I wonder if John Lennon knew about Japan's constitution, and had it in mind when he made "Revolution Number 9", the track that The Beatles released on the White Album in 1968. Yes, I have always liked Revolution (You Tube).
Peace groups in Japan are concerned about the recent attempts by the government to change Article 9 of the constitution, the article that renounces war. Activists are concerned that Japan might aquire nuclear weapons (which the country does not have today, thankfully, and does not need).
A group of activists are currently doing a long walk all the way from the nuclear power plants in Matsue city in Shimane prefecture to Rokkashomura in Aomori prefecture. That is a long walk: blog here. They started in March and they should arrive just in time for Earthday Rokkasho June 23-24. The map of their walk is here (in Japanese). If you want to support them, why not purchase their t-shirts with a nice design of the number "9". Goods for sale here.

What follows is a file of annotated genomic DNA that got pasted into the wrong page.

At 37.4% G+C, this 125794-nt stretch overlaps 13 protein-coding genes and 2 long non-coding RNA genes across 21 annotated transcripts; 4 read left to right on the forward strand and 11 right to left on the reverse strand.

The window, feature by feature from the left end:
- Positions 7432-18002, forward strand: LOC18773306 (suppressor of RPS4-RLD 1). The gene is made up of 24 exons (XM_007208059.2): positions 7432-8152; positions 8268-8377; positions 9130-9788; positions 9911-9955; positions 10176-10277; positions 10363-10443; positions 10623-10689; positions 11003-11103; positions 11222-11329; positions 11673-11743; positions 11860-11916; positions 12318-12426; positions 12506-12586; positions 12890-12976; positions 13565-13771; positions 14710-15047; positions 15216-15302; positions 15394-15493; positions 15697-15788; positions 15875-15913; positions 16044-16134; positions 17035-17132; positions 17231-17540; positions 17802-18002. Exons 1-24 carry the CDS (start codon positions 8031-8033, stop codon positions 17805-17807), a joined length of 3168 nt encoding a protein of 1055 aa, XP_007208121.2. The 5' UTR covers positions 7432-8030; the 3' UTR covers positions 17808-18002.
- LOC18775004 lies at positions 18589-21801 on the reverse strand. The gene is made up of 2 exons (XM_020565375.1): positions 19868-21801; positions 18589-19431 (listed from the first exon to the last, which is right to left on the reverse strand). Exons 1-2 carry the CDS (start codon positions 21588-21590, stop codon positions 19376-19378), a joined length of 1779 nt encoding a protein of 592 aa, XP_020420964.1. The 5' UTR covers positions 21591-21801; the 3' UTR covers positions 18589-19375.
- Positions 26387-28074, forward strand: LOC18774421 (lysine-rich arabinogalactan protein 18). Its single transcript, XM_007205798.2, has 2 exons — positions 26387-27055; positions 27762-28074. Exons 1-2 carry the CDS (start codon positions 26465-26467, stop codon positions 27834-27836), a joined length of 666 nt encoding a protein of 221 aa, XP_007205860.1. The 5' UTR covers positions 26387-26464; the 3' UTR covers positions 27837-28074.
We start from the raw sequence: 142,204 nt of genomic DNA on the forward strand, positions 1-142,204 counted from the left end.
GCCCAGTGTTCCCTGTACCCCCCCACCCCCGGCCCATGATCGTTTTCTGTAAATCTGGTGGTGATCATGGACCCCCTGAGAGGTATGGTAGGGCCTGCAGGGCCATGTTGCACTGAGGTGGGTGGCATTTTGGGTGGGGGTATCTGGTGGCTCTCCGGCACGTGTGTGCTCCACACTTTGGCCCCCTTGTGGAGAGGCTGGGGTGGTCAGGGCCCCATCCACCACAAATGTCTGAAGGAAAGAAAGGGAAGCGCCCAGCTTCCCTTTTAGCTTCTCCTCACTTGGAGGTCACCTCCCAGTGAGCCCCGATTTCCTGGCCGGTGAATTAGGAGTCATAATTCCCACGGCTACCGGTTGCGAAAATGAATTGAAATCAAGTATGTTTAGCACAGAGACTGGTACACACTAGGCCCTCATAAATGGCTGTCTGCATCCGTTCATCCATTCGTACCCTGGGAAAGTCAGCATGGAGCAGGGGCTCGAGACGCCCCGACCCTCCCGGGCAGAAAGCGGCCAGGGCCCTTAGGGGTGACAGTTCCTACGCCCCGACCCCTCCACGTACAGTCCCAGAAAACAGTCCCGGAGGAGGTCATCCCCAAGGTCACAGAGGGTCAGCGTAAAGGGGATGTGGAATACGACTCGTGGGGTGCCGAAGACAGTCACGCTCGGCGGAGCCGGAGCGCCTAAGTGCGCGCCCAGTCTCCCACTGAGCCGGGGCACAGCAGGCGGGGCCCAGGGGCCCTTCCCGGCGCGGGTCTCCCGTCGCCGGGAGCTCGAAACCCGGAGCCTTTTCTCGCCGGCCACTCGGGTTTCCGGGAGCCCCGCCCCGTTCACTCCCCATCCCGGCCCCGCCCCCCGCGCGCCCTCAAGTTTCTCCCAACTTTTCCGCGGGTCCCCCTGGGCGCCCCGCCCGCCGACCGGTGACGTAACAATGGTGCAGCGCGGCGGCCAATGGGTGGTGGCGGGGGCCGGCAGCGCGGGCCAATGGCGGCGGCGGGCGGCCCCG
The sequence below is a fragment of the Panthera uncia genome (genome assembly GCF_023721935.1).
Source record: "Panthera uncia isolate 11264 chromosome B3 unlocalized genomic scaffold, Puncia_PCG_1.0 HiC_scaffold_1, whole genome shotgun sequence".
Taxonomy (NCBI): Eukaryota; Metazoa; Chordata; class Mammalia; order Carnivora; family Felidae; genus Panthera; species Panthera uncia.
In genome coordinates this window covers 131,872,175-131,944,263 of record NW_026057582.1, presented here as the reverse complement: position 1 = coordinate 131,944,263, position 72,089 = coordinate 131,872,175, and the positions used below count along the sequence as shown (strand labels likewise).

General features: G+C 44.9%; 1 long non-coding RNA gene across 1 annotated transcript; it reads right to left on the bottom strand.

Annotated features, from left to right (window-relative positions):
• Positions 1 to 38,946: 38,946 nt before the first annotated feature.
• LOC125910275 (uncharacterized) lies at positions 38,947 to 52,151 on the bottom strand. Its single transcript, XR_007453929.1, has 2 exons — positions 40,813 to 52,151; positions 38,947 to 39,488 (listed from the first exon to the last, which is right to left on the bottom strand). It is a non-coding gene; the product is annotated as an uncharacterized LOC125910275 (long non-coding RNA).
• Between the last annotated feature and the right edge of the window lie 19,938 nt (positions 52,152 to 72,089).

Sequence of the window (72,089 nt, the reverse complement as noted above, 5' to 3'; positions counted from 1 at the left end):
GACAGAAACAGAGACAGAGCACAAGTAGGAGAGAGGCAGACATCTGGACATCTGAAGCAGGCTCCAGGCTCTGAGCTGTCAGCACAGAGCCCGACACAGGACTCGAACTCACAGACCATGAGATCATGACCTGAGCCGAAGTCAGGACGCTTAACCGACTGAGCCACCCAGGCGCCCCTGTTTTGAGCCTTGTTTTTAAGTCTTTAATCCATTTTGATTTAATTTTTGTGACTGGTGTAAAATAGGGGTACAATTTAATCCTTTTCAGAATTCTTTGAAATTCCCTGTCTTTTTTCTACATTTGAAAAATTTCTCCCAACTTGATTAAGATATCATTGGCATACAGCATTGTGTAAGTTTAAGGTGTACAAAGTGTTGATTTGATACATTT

Map of the Earthday events and a google map from Rokkashomura here.
English essays here.
The young generation that has instinctively understood the graveness of its meaning in the historical context has started to form groups and movements spontaneously, for evaluating the government's agenda on Constitution #9. The trend is now rapidly spreading among people of all ages, all social classes and all forms of activities. Individuals and groups are forming connection at an impressive rate. It is no longer few isolated occurrences. The connection among people is creating a strong wave and a current of the times, just as if the seeds that spilled in the 60s have felt the coming of the spring and is starting to sprout all over the place.
The Beatles: All You Need is Love (June 25, 1967 - First ever global satellite TV broadcast)